21. 21. Fragment Texturing & Coloring • Determines a final color for each fragment • Determines a new depth or may even discard the fragment to avoid updating the frame buffer's corresponding pixel • Emits one or zero colored fragments for every input fragment it receives • Texturing operations enable the processor to access a texture image using a set of texture coordinates and then to return a filtered sample of the texture image 21 / 77
  22. 22. Graphics Pipeline 22 / 77
  23. 23. Raster Operations 1. Pixel Ownership Test (owned by DirectX or OpenGL?) 2. Scissor Test (within window?) 3. Alpha Test (correct alpha value?) 4. Stencil Test (comparison with stencil buffer) 5. Depth Test (comparison with depth buffer) 6. Blending (combines fragment with frame buffer) 7. Dithering (select between two color values) 8. Logic Op (between fragment and frame buffer) 23 / 77
  24. 24. Hello World ShaderLab (Unity) 24 / 77 // Shader name as shown in Unity. Shader "Tutorial/Green" { SubShader { Pass { // Use Cg shader language. CGPROGRAM // Define shader entry points. #pragma vertex vert #pragma fragment frag #include "UnityCG.cginc" // ... ENDCG } } }
  25. 25. Hello World Cg 25 / 77 // Define vertex shader output format. struct v_Output { float4 position : POSITION; float4 color : COLOR; }; v_Output vert(float4 position : POSITION) { v_Output OUT; // Transform object coordinates to clip coordinates. OUT.position = mul(UNITY_MATRIX_MVP, position); // Set vertex color to RGBA green. OUT.color = float4(0, 1, 0, 1); return OUT; }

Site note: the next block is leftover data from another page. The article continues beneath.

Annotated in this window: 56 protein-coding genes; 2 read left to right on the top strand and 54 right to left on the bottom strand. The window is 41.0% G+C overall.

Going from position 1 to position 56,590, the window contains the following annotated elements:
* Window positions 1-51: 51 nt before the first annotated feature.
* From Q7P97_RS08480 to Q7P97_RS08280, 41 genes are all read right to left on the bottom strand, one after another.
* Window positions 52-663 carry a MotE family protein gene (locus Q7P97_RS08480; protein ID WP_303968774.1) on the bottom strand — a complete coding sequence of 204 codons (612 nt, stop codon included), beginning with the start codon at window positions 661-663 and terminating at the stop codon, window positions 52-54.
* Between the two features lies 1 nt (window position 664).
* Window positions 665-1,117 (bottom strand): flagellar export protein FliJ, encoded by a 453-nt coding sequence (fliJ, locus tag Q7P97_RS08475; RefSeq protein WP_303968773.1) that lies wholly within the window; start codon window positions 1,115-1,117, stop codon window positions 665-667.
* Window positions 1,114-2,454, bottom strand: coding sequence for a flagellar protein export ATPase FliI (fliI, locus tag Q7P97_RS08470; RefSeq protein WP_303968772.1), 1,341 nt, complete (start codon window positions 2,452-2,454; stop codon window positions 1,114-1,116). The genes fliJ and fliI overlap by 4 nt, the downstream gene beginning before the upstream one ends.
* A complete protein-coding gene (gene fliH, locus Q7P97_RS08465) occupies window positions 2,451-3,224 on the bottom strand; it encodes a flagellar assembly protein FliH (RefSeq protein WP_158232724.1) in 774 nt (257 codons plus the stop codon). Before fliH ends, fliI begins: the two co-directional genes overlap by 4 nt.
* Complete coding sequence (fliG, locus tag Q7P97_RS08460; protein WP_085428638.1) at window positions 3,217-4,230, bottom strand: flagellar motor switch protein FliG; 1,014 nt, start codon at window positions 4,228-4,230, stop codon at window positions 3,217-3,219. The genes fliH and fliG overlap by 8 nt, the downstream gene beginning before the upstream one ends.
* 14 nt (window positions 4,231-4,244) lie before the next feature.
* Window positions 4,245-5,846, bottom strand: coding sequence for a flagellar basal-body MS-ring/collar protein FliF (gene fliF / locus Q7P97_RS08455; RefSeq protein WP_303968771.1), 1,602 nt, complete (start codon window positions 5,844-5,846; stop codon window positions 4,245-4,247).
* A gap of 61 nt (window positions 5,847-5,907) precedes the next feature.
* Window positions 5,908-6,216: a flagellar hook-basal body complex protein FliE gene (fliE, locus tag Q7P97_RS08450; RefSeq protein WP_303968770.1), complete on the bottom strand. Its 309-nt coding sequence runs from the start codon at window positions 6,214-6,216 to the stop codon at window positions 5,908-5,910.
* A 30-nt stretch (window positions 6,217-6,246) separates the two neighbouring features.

26. 26. Shader Semantics • Indicate how the variables preceding them connect to the rest of the graphics pipeline • The POSITION semantic (in this case, in an output structure used by a Cg vertex program) is the clip-space position for the transformed vertex • Later graphics pipeline stages will use the output vector associated with this semantic as the post-transform, clip-space position of the vertex for primitive assembly, clipping, and rasterization 26 / 77
  27. 27. Shader Semantics • Indicate how the variables preceding them connect to the rest of the graphics pipeline • The COLOR semantic in this context is what Direct3D calls the "diffuse vertex color" and OpenGL calls the "primary vertex color.“ • Color interpolation for a triangle or other geometric primitive during rasterization depends on the primitive's per-vertex colors. 27 / 77
  28. 28. Hello World Cg 28 / 77 // Define fragment shader output format. struct f_Output { float4 color : COLOR; }; f_Output frag(v_Output v) { // Pass-through. f_Output OUT; OUT.color = v.color; return OUT; }
  29. 29. Hello World 29 / 77
  30. 30. Shader Parameters ShaderLab (Unity) 30 / 77 // Shader name as shown in Unity. Shader "Tutorial/Color Parameter" { // Properties exposed to the Unity inspector. Properties { _Color ("Main Color", Color) = (1, 1, 1, 0.5) } SubShader { Pass { // Use Cg shader language. CGPROGRAM // Define shader entry points. #pragma vertex vert #pragma fragment frag #include "UnityCG.cginc" // ... ENDCG } } }
  31. 31. Gotcha! Usually, when a Cg program declares a variable as uniform, it conveys that the variable's initial value comes from an environment that is external to the specified Cg program. In Unity (and RenderMan), the uniform storage modifier indicates variables whose values are constant over a shaded surface. 31 / 77
  32. 32. Shader Parameters Cg 32 / 77 // Define vertex shader output format. struct v_Output { float4 position : POSITION; float4 color : COLOR; }; v_Output vert(float4 position : POSITION, const uniform float4 _Color) { v_Output OUT; // Transform object coordinates to clip coordinates. OUT.position = mul(UNITY_MATRIX_MVP, position); // Use passed vertex color. OUT.color = _Color; return OUT; }
  33. 33. Shader Parameters 33 / 77
  34. 34. Texture Sampling ShaderLab (Unity) 34 / 77 // Shader name as shown in Unity. Shader "Tutorial/Texture Sampling" { // Properties exposed to the Unity inspector. Properties { _Texture ("Texture", 2D) = "white" {} } SubShader { Pass { // Use Cg shader language. CGPROGRAM // Define shader entry points. #pragma vertex vert #pragma fragment frag #include "UnityCG.cginc" // ... ENDCG } } }